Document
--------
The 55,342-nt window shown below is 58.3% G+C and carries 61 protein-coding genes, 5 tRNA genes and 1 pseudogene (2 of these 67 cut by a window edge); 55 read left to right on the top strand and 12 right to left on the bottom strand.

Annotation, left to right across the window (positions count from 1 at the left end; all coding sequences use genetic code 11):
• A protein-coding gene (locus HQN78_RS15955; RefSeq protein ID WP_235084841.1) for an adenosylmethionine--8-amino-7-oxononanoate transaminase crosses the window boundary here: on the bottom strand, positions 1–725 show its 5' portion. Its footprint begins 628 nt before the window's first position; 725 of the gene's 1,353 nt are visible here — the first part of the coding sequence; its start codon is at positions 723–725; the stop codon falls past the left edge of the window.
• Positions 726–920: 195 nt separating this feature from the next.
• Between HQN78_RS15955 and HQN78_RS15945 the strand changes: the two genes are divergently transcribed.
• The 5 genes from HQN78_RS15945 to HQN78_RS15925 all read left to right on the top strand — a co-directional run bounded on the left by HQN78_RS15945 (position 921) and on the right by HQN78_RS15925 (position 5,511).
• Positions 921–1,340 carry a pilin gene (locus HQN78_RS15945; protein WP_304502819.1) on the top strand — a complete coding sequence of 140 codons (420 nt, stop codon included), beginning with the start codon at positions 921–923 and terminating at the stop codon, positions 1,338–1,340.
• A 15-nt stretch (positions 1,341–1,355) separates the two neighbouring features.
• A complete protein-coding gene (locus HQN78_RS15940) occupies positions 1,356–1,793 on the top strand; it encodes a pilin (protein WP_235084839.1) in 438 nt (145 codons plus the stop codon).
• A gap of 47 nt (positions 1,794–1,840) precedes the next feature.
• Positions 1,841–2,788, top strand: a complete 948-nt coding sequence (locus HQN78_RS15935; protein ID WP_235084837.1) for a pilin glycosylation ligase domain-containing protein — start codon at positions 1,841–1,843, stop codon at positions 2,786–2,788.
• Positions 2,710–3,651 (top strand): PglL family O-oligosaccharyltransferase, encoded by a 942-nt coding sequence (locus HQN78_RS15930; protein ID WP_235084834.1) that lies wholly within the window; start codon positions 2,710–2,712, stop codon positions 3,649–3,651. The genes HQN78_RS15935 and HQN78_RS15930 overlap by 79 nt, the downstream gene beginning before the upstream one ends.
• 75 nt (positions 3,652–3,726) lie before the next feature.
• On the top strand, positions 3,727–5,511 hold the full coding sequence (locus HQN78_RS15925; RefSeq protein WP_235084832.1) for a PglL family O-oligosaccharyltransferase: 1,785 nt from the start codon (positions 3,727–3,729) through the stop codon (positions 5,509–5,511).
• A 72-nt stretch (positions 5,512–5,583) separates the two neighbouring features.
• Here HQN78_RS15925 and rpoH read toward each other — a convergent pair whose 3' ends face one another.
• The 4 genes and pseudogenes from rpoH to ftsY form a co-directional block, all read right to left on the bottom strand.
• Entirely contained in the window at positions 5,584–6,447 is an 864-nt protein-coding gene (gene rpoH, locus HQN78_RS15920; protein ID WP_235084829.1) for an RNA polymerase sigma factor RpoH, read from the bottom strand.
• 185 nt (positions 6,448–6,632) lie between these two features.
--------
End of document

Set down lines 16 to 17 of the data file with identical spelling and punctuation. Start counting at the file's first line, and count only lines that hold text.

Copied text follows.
• Here HQN78_RS15925 and rpoH read toward each other — a convergent pair whose 3' ends face one another.
• The 4 genes and pseudogenes from rpoH to ftsY form a co-directional block, all read right to left on the bottom strand.